Twelve students must move off the Fifth West floor of Ashton Hall following a disciplinary decision by Seattle Pacific University Residence Life on Oct. 27.
Additionally, university administration relieved the 5W Resident Adviser of his leadership position. The President of Ashton Hall Council is one of the twelve students involved, and he has also been relieved of his leadership position.
“As a floor, more than angry I think we all feel hurt and disrespected,” one student on 5W said in an interview Wednesday.
Three students spoke on the condition of anonymity out to fear that revealing their identities would inhibit their appeal to the disciplinary decision.
The 11 sophomores and the floor’s RA will not be permitted to live in any university housing until spring quarter when they are invited to re-apply, the students said.
According to the students, the university found members of 5W participating in a tradition that allegedly violated lifestyle expectations.
Specifically, students said the university cited lifestyle expectation No. 8, which forbids “[a]ctivities that cause or threaten emotional, mental, or physical harm or suffering; that demean the dignity of any individual; or that interfere with any individual’s academic process.”
According to students on 5W, the floor returners met and voted unanimously to hold the tradition despite the cancellation and modification of traditions in other dorms this year.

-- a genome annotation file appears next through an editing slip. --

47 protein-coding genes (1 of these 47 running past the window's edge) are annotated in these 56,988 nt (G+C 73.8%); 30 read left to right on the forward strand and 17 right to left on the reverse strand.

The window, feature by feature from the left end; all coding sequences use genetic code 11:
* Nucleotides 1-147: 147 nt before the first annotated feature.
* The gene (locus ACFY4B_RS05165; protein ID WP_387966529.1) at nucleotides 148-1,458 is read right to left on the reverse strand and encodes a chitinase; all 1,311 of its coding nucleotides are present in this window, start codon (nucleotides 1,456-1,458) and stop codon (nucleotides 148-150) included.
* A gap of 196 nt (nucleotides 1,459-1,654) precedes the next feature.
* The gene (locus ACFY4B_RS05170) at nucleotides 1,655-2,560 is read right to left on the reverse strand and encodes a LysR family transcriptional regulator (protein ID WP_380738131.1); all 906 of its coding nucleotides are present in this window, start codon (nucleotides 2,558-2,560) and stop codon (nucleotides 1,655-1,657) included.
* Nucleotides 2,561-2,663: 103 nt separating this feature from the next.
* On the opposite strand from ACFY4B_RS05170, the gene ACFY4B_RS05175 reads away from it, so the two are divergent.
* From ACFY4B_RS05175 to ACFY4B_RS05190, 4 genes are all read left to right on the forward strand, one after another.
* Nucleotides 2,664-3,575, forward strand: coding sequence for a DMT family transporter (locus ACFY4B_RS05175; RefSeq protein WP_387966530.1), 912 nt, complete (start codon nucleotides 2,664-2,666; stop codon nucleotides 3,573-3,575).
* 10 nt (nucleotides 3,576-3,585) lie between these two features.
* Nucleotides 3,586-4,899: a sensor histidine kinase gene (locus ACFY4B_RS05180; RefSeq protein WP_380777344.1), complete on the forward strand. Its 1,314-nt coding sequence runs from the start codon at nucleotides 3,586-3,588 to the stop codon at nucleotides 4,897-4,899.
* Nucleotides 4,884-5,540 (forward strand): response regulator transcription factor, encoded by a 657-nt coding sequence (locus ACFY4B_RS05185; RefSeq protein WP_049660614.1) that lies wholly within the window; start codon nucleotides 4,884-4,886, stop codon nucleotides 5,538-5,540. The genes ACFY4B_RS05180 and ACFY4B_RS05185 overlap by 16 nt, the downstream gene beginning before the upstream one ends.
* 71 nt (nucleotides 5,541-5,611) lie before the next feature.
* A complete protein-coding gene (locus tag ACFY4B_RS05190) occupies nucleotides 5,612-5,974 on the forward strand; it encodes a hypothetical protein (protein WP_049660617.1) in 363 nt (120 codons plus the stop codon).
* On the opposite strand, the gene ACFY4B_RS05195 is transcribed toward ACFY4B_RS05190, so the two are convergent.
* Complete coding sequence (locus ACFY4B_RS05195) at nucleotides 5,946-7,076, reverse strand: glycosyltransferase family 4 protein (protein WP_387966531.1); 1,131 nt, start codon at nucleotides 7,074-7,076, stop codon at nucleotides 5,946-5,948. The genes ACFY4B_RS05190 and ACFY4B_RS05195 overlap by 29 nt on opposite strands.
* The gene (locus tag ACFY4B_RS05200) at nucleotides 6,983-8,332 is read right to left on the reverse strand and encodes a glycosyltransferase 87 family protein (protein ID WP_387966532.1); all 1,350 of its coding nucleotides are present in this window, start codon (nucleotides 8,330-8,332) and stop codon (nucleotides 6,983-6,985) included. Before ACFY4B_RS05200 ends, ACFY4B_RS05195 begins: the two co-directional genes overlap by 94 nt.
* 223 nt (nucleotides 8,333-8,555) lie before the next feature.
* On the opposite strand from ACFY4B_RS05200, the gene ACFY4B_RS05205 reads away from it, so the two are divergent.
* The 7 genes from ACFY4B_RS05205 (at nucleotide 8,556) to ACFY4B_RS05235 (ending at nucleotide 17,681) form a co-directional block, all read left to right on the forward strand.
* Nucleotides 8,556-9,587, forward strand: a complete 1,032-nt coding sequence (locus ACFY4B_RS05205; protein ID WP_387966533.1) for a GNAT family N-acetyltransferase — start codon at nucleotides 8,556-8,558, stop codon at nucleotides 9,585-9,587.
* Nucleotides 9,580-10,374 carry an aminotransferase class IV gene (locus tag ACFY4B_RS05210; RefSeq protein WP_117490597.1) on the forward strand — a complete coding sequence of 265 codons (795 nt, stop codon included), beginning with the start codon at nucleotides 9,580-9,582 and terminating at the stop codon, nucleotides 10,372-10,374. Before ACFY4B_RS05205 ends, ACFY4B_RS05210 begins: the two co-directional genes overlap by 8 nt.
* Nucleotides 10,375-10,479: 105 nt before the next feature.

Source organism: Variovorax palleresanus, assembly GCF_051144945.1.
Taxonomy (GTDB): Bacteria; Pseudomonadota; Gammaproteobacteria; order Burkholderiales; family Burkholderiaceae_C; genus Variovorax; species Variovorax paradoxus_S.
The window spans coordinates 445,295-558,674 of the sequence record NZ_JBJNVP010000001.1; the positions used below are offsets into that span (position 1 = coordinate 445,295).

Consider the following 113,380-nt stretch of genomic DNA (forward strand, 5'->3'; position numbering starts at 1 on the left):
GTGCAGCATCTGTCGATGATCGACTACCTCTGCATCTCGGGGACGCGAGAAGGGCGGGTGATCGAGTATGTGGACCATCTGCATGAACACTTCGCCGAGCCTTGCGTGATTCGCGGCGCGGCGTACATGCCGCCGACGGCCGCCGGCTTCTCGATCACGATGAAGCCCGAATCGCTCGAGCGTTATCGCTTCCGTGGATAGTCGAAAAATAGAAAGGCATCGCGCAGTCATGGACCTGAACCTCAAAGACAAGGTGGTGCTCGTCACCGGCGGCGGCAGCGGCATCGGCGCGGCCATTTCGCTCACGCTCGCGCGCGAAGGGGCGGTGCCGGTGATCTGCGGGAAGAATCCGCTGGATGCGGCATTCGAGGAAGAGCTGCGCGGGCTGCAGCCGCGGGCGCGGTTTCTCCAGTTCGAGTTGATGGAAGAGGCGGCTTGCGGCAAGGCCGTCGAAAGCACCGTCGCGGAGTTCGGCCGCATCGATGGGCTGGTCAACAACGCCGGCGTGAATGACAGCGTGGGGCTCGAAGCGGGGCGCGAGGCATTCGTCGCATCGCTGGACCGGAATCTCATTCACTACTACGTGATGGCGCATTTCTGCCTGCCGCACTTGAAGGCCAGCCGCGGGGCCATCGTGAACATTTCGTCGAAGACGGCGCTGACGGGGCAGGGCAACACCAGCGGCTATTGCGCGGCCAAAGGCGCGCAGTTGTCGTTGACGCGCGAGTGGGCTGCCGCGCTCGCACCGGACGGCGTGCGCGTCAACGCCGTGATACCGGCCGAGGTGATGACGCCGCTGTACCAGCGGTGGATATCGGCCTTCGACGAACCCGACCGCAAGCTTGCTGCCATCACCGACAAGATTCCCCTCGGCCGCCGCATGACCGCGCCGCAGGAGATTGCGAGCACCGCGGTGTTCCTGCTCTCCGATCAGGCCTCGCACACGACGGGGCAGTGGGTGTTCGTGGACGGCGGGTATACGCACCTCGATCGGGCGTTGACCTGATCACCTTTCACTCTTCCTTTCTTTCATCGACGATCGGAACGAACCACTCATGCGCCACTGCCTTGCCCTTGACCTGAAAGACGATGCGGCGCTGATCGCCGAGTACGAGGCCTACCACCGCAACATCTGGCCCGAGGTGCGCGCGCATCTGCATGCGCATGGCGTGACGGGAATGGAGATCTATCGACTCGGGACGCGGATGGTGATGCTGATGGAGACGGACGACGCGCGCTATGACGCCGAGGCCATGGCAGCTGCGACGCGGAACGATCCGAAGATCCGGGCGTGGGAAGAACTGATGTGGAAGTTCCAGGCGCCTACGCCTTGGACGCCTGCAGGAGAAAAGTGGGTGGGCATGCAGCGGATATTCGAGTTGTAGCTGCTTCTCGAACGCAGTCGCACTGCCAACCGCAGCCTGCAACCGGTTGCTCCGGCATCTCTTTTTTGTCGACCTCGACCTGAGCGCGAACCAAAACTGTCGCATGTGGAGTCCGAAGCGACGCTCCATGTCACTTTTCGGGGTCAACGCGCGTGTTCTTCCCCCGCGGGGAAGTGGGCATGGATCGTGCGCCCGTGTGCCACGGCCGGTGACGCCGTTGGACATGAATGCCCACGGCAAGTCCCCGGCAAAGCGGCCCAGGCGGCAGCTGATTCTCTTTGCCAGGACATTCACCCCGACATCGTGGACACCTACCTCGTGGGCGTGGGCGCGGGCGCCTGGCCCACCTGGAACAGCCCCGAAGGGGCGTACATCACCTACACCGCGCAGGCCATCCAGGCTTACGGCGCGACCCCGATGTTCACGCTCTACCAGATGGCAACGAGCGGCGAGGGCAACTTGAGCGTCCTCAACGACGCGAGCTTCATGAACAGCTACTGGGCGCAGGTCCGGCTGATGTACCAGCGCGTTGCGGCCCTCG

As with most hall traditions, non-returners of 5W were unaware of the specific activities planned beforehand but given the opportunity to decline participation.
The three students interviewed chose not to comment on the specific details of the tradition. It is unclear at this point precisely what happened at the 5W floor tradition.
The students said returners felt confident that continuing a long-standing tradition would not result in any penalties.
“None of us thought [the tradition] was breaking lifestyle expectations at all,” a second student said.
According to the students, the 12 5W residents involved had individual hearings following the incident and received a verdict of the hearing in an email.
“I think they gave us time but I don’t think they listened to us,” a third student said.
Chuck Strawn, dean of students for community life, said in an interview that while he values campus-wide traditions, he acknowledges their tendency to escalate.
“Hazing activities are still hazing regardless of participation,” Strawn said. “That makes it challenging… people may look like they are having fun but there also may be peer pressure involved.”
According to Strawn, SPU’s lifestyle expectations provide clarity and a good starting point for dialogue surrounding hazing.
On behalf of 5W Ashton, the three students say Residence Life’s decision has created more animosity among the student body.
“This has the potential to ruin our housing experience, college experience, affect our finances and thereby the rest of our lives,” one student said.
This story is developing and will be updated further as details become available.